This is a response to What Pegman Saw, a weekly prompt, that uses Google Maps locations as inspiration for a 150-word piece of writing. We are in Estonia, in Northeastern Europe, this week. I played with the name of the country to come up with my story. Which, actually, takes place quite close to home.
This is my salute to the moment, addressed by the story/poem , Welcome to Holland. This story is often told to parents when they first find out their child has a disability, to help them adjust to the shock. The poem supposes, that even though we planned for a trip to Italy, we actually ended up in Holland. Estonia would work just as well, I suppose. Beautiful in its own way, but definitely not Italy!
I also take a little friendly jab at service providers, including those in the medical community, who are sometimes less than completely supportive. See my post Bedside Manners for Doctors and Teachers for more on that. Thanks for the prompt and thanks for reading!
“Es-t-t-tonia?” Sally stuttered, clutching her six-month-old. The baby whimpered ceaselessly.
Exasperated, the doctor sighed.
“Nurse Joan. Tell Mr. Amerson I’ll be right in.” A beep, from somewhere in the bowels of the hospital, rushed in. Just as quickly, it hushed, as the door whooshed closed, behind her.
“Not Es-tonia. That’s a country, Miss Ives. Hypo-tonia. Tonia—as in muscle tone. Hypo—as in low, or poor.”
The doctor shoved his glasses up his nose-bridge. They immediately slid back down again, like a stubborn toboggan.
“Poor muscle tone? So he can’t sit? But…”
Sally faltered. She had no idea, what to ask.
“He’s such a healthy baby!” she protested.
“Aren’t they all?” chuckled the doctor. “We’ll run some tests. For now, wait here.”
He spun around on his stool. “Where’s your husband?”
Sally’s eyes sharpened to steel.
“I already told you. I have no husband.”
The baby bellowed like a banshee.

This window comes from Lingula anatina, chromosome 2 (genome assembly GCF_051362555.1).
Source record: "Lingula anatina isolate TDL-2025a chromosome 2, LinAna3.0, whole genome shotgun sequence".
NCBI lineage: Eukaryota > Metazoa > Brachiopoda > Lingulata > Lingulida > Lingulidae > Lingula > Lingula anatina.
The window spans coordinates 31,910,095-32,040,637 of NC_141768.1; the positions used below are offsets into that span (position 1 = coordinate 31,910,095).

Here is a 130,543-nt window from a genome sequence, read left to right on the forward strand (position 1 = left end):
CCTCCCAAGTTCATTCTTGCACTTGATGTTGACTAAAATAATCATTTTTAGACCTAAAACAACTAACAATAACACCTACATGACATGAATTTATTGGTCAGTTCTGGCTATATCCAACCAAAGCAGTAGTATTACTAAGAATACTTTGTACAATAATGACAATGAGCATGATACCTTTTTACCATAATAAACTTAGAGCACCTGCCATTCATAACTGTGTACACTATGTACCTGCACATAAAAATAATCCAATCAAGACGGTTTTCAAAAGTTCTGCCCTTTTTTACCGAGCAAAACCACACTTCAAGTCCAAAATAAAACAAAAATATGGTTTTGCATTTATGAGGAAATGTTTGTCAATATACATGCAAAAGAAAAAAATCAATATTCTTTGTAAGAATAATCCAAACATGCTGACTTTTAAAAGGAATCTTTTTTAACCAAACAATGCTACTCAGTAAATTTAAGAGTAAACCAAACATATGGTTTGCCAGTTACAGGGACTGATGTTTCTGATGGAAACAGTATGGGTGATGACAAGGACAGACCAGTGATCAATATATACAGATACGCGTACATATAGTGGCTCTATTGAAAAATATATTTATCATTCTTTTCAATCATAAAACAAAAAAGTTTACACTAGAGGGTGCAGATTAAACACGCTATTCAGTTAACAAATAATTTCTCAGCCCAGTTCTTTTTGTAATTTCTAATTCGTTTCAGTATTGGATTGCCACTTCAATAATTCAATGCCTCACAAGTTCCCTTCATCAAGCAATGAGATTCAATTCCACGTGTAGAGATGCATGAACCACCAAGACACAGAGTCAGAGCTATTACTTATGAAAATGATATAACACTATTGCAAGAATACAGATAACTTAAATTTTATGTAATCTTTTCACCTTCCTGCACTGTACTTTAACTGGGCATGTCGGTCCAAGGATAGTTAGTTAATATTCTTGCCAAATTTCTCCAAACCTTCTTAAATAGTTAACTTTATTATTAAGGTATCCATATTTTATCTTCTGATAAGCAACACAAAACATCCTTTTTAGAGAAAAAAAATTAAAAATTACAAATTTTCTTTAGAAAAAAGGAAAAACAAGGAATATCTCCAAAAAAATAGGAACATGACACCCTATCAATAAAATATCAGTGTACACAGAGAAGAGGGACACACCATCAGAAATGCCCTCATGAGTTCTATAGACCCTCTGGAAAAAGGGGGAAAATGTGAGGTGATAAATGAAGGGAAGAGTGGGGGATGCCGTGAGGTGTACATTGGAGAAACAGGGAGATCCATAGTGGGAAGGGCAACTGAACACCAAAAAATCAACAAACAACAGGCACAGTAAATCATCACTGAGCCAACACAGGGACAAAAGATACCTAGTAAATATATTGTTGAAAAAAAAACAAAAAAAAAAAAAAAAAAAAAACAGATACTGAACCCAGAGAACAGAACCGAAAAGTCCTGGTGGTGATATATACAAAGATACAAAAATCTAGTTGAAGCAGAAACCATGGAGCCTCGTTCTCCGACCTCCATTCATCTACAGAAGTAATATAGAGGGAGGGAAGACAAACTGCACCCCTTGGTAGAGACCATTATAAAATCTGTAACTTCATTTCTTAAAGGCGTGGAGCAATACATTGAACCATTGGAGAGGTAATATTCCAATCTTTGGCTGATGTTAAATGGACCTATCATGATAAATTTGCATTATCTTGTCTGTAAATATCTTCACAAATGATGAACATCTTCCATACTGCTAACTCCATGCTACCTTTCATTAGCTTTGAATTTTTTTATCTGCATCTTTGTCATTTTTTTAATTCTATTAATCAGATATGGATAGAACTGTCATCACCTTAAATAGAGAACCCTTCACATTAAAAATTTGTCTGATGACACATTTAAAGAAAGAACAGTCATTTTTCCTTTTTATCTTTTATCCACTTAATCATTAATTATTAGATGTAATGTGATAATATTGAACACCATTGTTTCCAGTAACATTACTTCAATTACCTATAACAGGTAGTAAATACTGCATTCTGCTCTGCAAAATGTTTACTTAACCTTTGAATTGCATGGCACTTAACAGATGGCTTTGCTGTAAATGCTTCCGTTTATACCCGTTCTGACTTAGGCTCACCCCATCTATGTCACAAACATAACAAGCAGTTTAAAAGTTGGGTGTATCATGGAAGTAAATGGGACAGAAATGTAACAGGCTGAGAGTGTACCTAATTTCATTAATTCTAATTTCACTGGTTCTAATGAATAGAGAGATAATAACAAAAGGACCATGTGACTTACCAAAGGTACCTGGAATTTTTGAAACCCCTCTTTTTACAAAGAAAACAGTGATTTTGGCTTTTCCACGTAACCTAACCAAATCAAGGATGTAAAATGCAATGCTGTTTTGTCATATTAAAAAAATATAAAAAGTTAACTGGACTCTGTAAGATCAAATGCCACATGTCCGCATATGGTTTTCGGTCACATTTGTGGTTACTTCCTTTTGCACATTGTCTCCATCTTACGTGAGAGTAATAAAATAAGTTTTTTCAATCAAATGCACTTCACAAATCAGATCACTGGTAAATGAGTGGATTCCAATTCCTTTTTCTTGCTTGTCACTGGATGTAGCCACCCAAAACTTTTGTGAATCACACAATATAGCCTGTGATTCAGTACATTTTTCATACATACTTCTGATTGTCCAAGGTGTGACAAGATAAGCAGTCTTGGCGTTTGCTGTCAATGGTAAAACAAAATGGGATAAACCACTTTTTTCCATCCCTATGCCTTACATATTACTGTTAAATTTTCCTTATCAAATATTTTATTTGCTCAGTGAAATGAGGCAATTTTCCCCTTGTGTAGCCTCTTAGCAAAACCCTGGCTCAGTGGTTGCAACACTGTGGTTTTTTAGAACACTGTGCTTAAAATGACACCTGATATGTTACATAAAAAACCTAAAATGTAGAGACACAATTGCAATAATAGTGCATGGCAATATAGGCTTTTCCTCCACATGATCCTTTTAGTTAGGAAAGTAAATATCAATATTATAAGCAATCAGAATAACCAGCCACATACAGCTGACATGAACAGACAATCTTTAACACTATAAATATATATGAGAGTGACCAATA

For another tale from the hospital room read Winter’s Toll.
Kelvin M. Knight's blog
I feel belittled by this doctor, Andrea, and I am a casual observer. Great you managaed to reel me in so quickly and care for these characters were the doctor was not.
Yes. He needs a little social skills training himself, I think!?
Sadly, I’ve met a few like this, with a chilly disinterested tone, talking down, like you’re an idiot. You capture this so well. But you’ve also given Sally some steal which makes me think that after the shock has passed, she’ll come through this. It’ll be the hardest job of her life, but she’ll do it. Well written and heartfelt
Thank you Lynn. I suspect she will be fine, too. ?
A thunk on the head to that doctor!
You bring this scene to life as only one who knows the territory. Even though this particular version is fiction, it rings of truth. Enjoyed the true version too! Doctors don’t know everything, do they? Sometimes, it seems, they don’t know anything. 😉
Thank you Karen! Like the rest of us, doctors have a lot to learn. ?
J Hardy Carroll
I like the toboggan glasses.
Clever round about way of bringing the prompt into the story, and a delightful story as well!
Yes after trying for a while to think of something set in Estonia, I thought of the term hypotonic, which I heard in my son’s early years. I could not help having a flashback to those days, when we first became aware of our son’s condition.
Every medical term–most of which we had never heard before, and didnt really understand–felt like both an insult and a weasel word. As if, by just naming things using Greek or Roman roots, they could somehow soften the blow of telling us the truth.
It is in such baffling interactions, that your self esteem plummets, from competent parent to bewildered novice. And sometimes, in that moment of confusion, the mama bear comes!
I wrote more about the first months of awareness of my son’s disability in this post, if youre interested.
Why thank you, I had no idea she was you. Please tell me the doctor was fictitious…..
Oh, she isn’t me. And the doctor is made up too. But the emotional content is quite familiar. ?
Well I just read your link. Very tender accounting. Thank you for connecting me to it.
There was a lot to like about this story, Andi. The glasses like a stubborn toboggan was one of my favourites. I can see why Sally’s eyes sharpened to steel – it was that or weep, I imagine. I would not have been impressed by that particular physician…
Thanks Penny. His failure to impress you was exactly the impression i was trying to make!